why the assessment should be different.
The manual assessment begins after the due date for an exercise has passed for all students and is double-blind. It means that the reviewers do not know the names of the students they assess, and the students do not know the identity of the reviewers. The double-blind grading aims to minimize bias and increase the objectivity of the assessment. It implies that both the students and the reviewers are blind to each other’s identities, ensuring that their expectations or biases do not influence the results.
After receiving a grade, students can complain about an exercise assessment if the instructor enabled this option, the complaint due date is still ongoing, and the students think the evaluation needs to be revised. The instructor can set a maximum number of allowed complaints per course. These so-called tokens are used for each complaint. The token is returned to the student if the reviewer accepts the complaint. It means a student can submit as many complaints as they want, as long as they are accepted.
The complaint process is as follows:
The student opens the related exercise, interacts with the “Complain” button below the exercise instructions, and writes additional text before submitting a complaint to justify the reevaluation.
The reviewer interacts with the “Assessment Dashboard” button of the desired course, which displays the table for all the course exercises.
By interacting with the respective “Exercise Dashboard” button, the reviewer opens the exercise-specific dashboard and assesses students’ submissions. Upon evaluation, the reviewer puts a lock expiring automatically in 24 hours in addition to an option of unlocking manually.
The reviewer decides on the student’s complaint for each submission.In case of a justification, thereviewer adds feedback blocks andinteracts with the “Acceptcomplaint” button. Feedback pointscan be both negative and positive.Otherwise, the reviewer explainswhy the complaint was rejectedand interacts with the “Rejectcomplaint” button.If the reviewer cannot decidebetween accepting and rejecting,it is possible to remove the lockso that another reviewer canevaluate the complaint.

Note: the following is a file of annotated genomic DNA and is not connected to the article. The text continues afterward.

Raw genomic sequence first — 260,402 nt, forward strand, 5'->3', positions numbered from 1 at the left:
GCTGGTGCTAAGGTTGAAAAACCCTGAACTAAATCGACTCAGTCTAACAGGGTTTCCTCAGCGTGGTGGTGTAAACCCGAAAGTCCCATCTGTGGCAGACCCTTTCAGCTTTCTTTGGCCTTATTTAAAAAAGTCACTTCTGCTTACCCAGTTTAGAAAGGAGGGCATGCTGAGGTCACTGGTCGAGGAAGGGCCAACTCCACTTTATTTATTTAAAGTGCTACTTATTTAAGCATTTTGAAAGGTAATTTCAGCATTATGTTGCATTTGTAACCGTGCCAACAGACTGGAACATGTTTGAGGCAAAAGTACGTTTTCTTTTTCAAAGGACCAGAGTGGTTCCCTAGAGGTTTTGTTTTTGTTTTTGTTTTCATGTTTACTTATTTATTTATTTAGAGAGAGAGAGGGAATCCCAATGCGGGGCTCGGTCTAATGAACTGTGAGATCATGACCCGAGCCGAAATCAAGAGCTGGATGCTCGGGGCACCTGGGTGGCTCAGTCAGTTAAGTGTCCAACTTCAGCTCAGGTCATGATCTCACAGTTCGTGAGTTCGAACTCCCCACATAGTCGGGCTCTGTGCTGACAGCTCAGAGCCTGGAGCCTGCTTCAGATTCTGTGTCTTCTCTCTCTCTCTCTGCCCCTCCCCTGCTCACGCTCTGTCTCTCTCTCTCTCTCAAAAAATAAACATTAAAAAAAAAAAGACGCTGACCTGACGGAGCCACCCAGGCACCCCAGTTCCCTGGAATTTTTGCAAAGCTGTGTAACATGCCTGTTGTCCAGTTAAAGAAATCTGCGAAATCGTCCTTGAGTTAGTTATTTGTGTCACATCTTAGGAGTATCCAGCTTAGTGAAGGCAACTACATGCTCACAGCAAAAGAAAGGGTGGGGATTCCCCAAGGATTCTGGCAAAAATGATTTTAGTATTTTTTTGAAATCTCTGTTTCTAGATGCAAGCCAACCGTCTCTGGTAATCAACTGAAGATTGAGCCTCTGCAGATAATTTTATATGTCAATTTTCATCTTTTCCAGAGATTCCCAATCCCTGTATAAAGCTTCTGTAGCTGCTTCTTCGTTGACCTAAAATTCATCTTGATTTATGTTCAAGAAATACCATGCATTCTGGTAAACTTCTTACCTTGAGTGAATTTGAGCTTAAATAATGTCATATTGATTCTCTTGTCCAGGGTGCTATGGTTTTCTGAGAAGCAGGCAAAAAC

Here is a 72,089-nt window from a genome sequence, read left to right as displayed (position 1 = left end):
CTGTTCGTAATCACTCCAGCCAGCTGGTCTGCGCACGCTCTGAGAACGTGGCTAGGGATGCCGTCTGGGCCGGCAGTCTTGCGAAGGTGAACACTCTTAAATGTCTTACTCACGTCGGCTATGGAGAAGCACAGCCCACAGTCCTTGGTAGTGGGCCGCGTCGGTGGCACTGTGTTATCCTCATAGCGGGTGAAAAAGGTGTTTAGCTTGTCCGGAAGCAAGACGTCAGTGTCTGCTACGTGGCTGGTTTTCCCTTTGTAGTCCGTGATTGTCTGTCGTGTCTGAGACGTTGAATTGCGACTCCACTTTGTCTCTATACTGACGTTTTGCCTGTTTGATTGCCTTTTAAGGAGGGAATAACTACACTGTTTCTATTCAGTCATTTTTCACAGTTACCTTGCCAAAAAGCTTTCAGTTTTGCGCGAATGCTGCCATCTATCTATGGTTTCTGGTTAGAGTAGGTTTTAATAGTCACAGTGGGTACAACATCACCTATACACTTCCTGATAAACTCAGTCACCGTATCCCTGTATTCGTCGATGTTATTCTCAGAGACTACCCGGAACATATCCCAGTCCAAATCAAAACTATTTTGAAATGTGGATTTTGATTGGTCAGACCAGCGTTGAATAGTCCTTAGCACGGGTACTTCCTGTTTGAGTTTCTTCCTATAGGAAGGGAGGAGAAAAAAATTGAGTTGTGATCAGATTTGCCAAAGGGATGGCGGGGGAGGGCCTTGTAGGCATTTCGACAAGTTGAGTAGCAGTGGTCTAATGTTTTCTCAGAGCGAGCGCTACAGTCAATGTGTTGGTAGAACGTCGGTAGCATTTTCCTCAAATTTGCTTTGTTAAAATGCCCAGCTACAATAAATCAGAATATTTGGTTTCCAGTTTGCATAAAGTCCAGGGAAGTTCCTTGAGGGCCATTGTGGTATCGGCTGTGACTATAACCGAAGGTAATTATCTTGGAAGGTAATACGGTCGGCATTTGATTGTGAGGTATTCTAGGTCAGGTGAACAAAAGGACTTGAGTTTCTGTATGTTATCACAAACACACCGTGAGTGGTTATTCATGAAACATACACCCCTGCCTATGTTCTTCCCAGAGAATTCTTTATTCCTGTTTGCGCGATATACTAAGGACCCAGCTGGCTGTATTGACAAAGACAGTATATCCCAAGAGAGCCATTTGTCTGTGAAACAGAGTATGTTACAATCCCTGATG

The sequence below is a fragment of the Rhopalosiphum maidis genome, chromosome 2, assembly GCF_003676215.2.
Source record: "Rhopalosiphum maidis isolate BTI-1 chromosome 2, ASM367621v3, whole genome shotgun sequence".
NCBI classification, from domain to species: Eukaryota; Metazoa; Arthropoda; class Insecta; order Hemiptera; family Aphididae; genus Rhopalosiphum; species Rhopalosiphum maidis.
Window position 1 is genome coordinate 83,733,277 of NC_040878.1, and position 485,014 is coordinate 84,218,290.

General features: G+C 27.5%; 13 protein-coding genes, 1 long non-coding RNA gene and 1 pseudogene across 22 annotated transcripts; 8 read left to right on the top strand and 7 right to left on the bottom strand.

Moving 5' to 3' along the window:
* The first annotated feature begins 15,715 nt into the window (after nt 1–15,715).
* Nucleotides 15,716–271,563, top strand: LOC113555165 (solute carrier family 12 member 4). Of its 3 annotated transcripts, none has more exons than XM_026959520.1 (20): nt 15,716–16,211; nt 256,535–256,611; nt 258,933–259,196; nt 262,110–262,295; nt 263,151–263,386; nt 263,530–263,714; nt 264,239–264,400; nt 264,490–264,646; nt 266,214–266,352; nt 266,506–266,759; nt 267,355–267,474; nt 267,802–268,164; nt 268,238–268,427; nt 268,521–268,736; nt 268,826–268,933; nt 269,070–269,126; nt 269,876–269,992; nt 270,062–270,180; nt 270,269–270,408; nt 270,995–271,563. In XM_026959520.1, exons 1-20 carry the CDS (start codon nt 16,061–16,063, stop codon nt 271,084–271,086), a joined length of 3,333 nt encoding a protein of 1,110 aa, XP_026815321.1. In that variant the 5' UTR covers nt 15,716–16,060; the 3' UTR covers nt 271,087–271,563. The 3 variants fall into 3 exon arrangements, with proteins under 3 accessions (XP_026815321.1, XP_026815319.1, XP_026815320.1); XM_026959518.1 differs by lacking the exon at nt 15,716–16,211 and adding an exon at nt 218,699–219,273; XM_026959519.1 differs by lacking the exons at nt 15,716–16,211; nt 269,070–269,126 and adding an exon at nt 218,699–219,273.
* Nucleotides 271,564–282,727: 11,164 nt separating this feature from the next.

Student can rate the quality of the feedback.
Another possibility after receiving an assessment is the More Feedback Request. Unlike complaints, they do not cost a token, but the reviewer cannot change the score after a feedback request.
For the reviewers, the process is identical to the complaint process.
Sending a More Feedback Request removes the option to complain about the assessment entirely. The score cannot be changed even if the reviewer made a mistake during the first assessment and acknowledges this during the More Feedback Request.
Artemis also offers a way for instructors to monitor the reviewers’ assessments based on the students’ feedback on reviewer evaluation. The first part of this is the grading leaderboard, which is visible to all reviewers.
The leaderboard shows the number of assessments each reviewer has done and the number of feedback requests and accepted complaints about them. It also shows the average score the reviewer has given and the average rating they received for their assessments. It helps to track and display the performance and rankings of the reviewers who assess and provide feedback on student submissions. Additionally, Artemis automatically checks for “Issues with reviewer performance” in case reviewers significantly deviate from the average.
Automatic assessment is available for programming and quiz exercises. For quiz exercises, this is the only mode of assessment available. Artemis automatically grades students’ submissions after the quiz due date has passed. See the section about Quiz exercise for more information about this.
For programming exercises, this is done via instructor-written test cases that are run for each submission either during or after the due date. See the section about Programming Exercise for detailed information about this. Instructors can enable complaints for automatically graded programming exercises.